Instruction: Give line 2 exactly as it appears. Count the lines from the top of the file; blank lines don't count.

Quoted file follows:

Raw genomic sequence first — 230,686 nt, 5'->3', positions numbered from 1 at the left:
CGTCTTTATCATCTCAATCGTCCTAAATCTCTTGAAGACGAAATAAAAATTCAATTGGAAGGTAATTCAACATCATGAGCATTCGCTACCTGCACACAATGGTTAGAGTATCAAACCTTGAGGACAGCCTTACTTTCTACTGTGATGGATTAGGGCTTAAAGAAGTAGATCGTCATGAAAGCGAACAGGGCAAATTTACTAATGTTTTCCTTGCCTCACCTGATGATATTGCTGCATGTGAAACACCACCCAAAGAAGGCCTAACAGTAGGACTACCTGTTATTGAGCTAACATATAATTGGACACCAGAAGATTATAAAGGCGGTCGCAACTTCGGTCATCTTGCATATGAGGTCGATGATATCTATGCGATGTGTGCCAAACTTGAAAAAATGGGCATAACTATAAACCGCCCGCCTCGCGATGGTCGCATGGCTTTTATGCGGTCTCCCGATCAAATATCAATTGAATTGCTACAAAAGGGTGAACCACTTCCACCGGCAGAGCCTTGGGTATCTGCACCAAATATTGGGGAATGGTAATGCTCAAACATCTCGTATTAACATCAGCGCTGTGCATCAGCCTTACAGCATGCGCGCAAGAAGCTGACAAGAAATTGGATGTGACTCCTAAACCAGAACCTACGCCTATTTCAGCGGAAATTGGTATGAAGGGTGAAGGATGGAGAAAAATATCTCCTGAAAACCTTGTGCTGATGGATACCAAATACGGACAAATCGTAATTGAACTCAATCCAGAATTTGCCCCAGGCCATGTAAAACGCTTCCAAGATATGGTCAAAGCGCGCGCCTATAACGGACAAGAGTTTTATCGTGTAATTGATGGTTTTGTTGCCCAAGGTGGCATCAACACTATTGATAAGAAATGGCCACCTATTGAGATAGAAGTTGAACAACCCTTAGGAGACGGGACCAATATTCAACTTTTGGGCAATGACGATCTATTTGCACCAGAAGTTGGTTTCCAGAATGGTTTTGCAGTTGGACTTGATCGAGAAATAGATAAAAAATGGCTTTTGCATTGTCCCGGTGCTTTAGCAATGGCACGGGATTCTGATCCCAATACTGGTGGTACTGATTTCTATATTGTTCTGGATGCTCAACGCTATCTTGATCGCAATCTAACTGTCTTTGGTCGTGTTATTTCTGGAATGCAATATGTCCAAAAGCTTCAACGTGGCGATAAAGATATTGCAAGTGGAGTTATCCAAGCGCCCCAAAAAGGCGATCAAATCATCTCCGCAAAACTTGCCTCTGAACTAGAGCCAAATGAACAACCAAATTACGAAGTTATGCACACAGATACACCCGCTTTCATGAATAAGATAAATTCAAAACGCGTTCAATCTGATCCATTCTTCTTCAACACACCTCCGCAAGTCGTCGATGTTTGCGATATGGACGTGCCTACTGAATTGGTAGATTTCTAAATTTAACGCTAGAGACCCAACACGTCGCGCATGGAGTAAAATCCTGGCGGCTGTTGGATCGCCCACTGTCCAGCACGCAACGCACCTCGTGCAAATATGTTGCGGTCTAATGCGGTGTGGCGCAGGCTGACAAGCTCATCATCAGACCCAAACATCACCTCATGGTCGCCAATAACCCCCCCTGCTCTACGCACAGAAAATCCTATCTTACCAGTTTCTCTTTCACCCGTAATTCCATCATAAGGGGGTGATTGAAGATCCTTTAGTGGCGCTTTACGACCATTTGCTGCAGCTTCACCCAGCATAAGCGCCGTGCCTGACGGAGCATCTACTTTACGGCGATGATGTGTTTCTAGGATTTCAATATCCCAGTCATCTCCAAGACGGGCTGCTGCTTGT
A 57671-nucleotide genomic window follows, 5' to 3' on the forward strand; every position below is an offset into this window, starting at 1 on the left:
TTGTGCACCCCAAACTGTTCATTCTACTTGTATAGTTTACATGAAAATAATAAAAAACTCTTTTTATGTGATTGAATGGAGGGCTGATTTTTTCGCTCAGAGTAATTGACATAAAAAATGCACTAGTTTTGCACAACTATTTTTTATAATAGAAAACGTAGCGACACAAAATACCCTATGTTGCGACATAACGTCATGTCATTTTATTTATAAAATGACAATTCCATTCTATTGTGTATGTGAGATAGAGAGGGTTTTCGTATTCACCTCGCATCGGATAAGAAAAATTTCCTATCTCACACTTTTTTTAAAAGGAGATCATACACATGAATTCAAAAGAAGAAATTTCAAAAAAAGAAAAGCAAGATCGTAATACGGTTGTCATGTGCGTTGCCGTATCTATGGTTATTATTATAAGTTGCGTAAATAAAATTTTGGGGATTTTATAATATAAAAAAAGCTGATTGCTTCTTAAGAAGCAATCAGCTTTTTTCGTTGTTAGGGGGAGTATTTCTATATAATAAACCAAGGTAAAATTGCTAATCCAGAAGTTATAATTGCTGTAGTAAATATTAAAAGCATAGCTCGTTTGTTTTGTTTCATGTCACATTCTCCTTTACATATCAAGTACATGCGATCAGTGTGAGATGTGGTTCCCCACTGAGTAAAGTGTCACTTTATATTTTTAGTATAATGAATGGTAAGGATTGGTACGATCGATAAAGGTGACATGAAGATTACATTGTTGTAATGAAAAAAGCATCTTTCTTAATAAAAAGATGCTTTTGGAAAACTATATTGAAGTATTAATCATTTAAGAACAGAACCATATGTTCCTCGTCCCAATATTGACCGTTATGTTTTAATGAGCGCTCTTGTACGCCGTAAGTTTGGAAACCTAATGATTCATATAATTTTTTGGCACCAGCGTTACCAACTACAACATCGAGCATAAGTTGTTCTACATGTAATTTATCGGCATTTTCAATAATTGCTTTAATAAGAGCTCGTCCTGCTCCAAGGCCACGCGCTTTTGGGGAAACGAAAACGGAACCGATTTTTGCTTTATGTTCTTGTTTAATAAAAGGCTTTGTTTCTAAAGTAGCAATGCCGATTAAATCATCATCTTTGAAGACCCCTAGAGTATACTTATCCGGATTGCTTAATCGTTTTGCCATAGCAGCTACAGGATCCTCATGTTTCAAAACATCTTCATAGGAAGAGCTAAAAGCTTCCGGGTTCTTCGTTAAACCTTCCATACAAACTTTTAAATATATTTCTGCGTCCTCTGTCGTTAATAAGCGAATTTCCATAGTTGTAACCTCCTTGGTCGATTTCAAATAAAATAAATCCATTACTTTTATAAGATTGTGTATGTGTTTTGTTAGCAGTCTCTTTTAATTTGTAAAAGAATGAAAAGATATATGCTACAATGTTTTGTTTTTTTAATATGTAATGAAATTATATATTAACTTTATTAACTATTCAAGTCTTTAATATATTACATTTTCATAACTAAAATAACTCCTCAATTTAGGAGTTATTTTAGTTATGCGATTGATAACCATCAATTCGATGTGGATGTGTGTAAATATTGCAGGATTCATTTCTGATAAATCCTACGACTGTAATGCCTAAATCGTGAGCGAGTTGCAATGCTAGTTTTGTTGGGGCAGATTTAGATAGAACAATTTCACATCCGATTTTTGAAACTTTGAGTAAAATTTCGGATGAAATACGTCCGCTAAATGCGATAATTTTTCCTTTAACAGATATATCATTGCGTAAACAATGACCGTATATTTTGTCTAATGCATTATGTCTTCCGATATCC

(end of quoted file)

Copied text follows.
CGTCTTTATCATCTCAATCGTCCTAAATCTCTTGAAGACGAAATAAAAATTCAATTGGAAGGTAATTCAACATCATGAGCATTCGCTACCTGCACACAATGGTTAGAGTATCAAACCTTGAGGACAGCCTTACTTTCTACTGTGATGGATTAGGGCTTAAAGAAGTAGATCGTCATGAAAGCGAACAGGGCAAATTTACTAATGTTTTCCTTGCCTCACCTGATGATATTGCTGCATGTGAAACACCACCCAAAGAAGGCCTAACAGTAGGACTACCTGTTATTGAGCTAACATATAATTGGACACCAGAAGATTATAAAGGCGGTCGCAACTTCGGTCATCTTGCATATGAGGTCGATGATATCTATGCGATGTGTGCCAAACTTGAAAAAATGGGCATAACTATAAACCGCCCGCCTCGCGATGGTCGCATGGCTTTTATGCGGTCTCCCGATCAAATATCAATTGAATTGCTACAAAAGGGTGAACCACTTCCACCGGCAGAGCCTTGGGTATCTGCACCAAATATTGGGGAATGGTAATGCTCAAACATCTCGTATTAACATCAGCGCTGTGCATCAGCCTTACAGCATGCGCGCAAGAAGCTGACAAGAAATTGGATGTGACTCCTAAACCAGAACCTACGCCTATTTCAGCGGAAATTGGTATGAAGGGTGAAGGATGGAGAAAAATATCTCCTGAAAACCTTGTGCTGATGGATACCAAATACGGACAAATCGTAATTGAACTCAATCCAGAATTTGCCCCAGGCCATGTAAAACGCTTCCAAGATATGGTCAAAGCGCGCGCCTATAACGGACAAGAGTTTTATCGTGTAATTGATGGTTTTGTTGCCCAAGGTGGCATCAACACTATTGATAAGAAATGGCCACCTATTGAGATAGAAGTTGAACAACCCTTAGGAGACGGGACCAATATTCAACTTTTGGGCAATGACGATCTATTTGCACCAGAAGTTGGTTTCCAGAATGGTTTTGCAGTTGGACTTGATCGAGAAATAGATAAAAAATGGCTTTTGCATTGTCCCGGTGCTTTAGCAATGGCACGGGATTCTGATCCCAATACTGGTGGTACTGATTTCTATATTGTTCTGGATGCTCAACGCTATCTTGATCGCAATCTAACTGTCTTTGGTCGTGTTATTTCTGGAATGCAATATGTCCAAAAGCTTCAACGTGGCGATAAAGATATTGCAAGTGGAGTTATCCAAGCGCCCCAAAAAGGCGATCAAATCATCTCCGCAAAACTTGCCTCTGAACTAGAGCCAAATGAACAACCAAATTACGAAGTTATGCACACAGATACACCCGCTTTCATGAATAAGATAAATTCAAAACGCGTTCAATCTGATCCATTCTTCTTCAACACACCTCCGCAAGTCGTCGATGTTTGCGATATGGACGTGCCTACTGAATTGGTAGATTTCTAAATTTAACGCTAGAGACCCAACACGTCGCGCATGGAGTAAAATCCTGGCGGCTGTTGGATCGCCCACTGTCCAGCACGCAACGCACCTCGTGCAAATATGTTGCGGTCTAATGCGGTGTGGCGCAGGCTGACAAGCTCATCATCAGACCCAAACATCACCTCATGGTCGCCAATAACCCCCCCTGCTCTACGCACAGAAAATCCTATCTTACCAGTTTCTCTTTCACCCGTAATTCCATCATAAGGGGGTGATTGAAGATCCTTTAGTGGCGCTTTACGACCATTTGCTGCAGCTTCACCCAGCATAAGCGCCGTGCCTGACGGAGCATCTACTTTACGGCGATGATGTGTTTCTAGGATTTCAATATCCCAGTCATCTCCAAGACGGGCTGCTGCTTGT